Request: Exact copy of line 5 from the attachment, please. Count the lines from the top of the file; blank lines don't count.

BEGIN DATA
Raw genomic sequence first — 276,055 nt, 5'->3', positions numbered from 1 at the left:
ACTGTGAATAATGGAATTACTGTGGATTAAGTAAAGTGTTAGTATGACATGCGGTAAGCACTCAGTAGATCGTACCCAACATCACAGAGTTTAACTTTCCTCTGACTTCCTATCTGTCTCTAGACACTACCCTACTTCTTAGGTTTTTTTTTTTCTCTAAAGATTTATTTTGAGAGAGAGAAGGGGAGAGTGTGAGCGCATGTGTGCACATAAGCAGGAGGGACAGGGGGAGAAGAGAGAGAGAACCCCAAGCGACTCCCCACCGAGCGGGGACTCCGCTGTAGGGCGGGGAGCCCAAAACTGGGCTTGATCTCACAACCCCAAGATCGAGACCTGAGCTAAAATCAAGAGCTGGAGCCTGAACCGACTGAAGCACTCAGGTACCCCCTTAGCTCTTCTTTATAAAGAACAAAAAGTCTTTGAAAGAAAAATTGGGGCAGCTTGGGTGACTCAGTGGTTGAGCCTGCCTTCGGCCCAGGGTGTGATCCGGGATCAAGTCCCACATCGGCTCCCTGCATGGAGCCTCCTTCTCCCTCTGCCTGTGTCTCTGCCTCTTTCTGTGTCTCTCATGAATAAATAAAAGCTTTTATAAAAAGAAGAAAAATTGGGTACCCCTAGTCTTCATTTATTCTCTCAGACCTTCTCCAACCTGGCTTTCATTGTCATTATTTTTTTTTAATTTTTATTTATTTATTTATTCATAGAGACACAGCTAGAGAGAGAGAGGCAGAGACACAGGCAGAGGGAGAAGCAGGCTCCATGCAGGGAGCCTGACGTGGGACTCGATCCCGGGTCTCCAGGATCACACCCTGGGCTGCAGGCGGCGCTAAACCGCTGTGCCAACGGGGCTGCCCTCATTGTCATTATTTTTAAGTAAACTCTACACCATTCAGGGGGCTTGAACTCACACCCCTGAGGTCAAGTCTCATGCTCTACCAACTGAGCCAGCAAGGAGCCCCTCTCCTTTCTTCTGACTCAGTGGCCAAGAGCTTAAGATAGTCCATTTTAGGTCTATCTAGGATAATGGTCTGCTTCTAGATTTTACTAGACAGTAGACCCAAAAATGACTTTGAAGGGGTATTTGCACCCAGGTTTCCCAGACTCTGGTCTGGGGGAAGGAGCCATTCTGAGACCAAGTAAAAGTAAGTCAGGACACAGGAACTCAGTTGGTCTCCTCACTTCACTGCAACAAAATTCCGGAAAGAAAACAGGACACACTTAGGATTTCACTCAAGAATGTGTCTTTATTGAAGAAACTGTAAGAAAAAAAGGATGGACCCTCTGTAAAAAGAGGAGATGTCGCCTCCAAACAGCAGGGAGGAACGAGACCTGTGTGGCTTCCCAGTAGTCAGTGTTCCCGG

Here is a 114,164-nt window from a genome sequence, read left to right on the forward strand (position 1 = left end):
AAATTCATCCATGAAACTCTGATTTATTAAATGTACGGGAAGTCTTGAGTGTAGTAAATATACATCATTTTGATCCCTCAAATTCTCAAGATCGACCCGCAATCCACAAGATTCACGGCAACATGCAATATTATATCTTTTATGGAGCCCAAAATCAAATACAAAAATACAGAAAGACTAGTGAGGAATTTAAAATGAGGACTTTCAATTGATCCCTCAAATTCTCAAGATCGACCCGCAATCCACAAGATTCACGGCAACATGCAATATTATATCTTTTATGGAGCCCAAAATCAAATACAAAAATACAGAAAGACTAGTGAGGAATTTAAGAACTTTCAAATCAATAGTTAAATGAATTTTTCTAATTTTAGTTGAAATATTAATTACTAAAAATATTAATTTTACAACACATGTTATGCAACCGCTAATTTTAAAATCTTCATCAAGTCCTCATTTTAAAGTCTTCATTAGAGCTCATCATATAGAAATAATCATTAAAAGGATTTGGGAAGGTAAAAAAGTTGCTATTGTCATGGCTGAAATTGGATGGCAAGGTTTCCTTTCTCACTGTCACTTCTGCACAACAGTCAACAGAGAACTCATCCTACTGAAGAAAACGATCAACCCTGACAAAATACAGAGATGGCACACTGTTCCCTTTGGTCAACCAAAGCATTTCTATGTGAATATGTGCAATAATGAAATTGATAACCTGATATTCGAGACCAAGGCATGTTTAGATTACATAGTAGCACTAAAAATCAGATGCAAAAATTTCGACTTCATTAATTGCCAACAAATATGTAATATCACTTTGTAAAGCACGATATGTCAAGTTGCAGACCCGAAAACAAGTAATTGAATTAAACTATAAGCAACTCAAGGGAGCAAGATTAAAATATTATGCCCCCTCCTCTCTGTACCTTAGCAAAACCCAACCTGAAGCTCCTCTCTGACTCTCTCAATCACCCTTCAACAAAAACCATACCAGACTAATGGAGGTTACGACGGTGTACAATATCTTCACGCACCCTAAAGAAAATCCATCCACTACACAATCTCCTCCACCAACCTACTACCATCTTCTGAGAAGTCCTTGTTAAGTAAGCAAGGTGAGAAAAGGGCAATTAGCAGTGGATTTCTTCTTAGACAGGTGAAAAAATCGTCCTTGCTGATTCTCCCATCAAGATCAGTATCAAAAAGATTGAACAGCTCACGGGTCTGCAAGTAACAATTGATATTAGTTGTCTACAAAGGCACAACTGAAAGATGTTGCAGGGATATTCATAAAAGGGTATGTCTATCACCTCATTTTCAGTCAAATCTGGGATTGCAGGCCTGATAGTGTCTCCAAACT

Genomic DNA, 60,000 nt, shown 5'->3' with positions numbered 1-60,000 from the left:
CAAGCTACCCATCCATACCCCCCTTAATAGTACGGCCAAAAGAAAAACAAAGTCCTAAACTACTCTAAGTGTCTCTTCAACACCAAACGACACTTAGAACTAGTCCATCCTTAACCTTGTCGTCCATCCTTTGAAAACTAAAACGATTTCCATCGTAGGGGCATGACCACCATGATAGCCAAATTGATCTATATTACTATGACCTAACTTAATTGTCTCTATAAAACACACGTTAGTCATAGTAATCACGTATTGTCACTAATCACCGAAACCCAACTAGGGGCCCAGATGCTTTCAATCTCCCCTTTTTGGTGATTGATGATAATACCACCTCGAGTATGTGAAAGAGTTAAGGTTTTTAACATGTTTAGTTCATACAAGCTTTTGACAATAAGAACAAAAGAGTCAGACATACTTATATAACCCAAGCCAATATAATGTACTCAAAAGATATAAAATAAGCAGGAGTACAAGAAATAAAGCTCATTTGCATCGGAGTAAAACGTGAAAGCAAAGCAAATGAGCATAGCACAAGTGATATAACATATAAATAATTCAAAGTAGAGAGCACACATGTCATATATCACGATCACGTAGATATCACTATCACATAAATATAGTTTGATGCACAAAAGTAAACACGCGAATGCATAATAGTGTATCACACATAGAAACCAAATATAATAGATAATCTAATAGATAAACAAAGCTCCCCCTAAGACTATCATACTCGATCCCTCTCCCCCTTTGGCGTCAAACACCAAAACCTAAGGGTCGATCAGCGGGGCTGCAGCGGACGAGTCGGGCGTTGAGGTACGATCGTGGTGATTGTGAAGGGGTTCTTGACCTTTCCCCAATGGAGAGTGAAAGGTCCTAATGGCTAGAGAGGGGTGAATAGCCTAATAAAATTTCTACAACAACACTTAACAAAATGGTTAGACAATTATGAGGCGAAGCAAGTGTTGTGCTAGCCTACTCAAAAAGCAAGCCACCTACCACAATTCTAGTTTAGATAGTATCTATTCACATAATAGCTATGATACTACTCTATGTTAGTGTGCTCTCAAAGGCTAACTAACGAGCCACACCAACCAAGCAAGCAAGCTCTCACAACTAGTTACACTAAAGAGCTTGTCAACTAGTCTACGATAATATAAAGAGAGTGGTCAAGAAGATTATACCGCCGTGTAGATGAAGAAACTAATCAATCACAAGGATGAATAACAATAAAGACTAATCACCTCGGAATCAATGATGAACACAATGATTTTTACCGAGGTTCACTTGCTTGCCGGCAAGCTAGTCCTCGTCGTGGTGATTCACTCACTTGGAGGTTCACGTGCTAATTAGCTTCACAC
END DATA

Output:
Genomic DNA, 60,000 nt, shown 5'->3' with positions numbered 1-60,000 from the left: